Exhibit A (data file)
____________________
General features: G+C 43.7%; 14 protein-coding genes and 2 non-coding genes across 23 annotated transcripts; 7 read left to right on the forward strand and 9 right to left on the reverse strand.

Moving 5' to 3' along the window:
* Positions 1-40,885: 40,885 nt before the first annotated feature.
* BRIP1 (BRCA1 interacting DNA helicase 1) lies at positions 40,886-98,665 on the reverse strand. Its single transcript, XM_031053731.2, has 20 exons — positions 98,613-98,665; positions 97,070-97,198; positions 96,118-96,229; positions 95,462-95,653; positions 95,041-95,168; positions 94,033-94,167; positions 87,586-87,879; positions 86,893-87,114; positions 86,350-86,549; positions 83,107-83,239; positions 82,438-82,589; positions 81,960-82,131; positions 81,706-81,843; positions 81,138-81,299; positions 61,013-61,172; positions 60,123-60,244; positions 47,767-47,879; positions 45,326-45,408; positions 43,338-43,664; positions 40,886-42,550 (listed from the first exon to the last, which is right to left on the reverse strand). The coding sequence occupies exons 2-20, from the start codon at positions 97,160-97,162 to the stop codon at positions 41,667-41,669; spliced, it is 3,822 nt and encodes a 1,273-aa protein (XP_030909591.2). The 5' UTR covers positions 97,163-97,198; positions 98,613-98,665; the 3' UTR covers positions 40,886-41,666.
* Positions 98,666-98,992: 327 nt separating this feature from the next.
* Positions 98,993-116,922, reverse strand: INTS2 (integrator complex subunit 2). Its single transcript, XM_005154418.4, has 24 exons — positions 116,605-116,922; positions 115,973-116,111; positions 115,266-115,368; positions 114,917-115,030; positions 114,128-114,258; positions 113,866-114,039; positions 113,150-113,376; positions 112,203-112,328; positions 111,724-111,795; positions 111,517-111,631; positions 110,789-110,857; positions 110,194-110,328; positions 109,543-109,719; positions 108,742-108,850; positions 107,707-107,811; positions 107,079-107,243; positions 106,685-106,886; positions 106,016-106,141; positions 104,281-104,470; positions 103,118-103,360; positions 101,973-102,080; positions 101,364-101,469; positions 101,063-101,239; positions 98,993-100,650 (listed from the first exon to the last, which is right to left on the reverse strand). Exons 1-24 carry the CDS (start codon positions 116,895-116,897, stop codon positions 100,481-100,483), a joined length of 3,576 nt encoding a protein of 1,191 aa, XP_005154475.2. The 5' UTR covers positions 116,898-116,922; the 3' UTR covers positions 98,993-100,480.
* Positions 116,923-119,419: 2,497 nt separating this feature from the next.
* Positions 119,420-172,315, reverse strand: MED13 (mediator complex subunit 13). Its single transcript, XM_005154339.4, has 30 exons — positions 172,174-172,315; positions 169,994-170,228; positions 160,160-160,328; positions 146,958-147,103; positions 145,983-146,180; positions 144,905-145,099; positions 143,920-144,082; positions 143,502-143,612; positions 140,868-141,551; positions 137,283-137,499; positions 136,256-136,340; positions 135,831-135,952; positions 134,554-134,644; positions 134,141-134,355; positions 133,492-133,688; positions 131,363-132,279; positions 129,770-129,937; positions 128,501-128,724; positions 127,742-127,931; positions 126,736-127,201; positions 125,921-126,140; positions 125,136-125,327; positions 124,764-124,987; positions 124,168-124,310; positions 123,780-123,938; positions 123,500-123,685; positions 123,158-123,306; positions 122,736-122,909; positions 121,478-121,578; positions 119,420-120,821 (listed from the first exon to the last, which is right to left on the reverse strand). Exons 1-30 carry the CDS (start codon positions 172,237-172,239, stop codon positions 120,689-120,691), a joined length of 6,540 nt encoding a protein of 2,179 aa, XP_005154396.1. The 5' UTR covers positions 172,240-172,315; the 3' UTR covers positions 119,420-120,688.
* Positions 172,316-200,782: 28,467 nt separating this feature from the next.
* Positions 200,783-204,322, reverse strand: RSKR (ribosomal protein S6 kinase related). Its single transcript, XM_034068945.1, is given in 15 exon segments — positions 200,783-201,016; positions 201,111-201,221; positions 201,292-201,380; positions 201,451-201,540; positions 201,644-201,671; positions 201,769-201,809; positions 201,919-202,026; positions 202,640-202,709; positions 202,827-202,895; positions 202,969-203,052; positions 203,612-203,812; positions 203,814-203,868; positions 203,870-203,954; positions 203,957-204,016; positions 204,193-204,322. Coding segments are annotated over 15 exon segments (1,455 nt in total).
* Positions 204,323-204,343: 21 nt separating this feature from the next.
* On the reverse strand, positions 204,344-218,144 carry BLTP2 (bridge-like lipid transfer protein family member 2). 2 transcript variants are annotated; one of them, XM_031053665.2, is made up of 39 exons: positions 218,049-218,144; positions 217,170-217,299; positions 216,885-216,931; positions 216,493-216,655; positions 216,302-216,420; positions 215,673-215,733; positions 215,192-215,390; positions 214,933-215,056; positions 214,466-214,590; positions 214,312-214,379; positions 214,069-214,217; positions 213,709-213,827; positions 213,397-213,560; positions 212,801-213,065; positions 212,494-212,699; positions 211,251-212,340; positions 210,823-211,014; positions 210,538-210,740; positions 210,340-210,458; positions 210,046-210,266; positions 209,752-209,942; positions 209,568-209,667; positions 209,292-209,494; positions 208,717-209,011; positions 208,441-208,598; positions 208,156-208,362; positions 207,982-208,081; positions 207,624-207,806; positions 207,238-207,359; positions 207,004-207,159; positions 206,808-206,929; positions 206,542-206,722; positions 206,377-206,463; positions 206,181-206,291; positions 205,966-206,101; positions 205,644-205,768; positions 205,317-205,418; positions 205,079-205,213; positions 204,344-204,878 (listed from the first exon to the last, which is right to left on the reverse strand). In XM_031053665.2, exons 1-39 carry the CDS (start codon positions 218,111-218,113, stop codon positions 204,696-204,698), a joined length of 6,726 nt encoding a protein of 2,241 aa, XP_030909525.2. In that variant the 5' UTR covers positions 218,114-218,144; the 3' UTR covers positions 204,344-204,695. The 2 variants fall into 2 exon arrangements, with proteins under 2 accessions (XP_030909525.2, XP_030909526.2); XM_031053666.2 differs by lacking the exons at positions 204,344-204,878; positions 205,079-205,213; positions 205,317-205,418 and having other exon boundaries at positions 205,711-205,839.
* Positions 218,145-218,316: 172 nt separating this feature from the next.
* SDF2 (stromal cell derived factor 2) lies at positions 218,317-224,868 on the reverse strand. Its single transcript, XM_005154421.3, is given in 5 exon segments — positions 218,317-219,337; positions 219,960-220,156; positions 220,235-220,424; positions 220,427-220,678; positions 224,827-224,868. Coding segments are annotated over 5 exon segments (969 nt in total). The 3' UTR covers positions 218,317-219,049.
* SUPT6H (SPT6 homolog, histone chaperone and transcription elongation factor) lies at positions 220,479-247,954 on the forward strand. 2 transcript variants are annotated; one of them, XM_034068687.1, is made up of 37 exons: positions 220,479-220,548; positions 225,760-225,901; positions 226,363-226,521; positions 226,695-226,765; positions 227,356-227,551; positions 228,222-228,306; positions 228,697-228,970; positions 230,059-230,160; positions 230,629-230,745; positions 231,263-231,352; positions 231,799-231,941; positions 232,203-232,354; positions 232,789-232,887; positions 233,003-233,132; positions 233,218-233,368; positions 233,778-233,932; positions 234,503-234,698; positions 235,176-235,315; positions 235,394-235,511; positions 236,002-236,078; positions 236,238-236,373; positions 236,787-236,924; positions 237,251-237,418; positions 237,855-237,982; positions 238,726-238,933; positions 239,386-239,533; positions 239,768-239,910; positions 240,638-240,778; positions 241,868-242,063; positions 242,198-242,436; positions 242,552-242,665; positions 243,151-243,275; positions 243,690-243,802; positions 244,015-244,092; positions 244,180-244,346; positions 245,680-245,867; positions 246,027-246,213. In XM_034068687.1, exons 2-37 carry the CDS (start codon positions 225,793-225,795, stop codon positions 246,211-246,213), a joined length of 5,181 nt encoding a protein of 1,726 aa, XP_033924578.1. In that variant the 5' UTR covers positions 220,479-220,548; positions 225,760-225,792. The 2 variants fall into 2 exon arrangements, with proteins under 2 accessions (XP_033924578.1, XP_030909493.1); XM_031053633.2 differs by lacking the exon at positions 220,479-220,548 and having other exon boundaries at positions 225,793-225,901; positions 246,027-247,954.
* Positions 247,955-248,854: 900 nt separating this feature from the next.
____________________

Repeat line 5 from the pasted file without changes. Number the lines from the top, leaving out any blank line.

* Positions 98,666-98,992: 327 nt separating this feature from the next.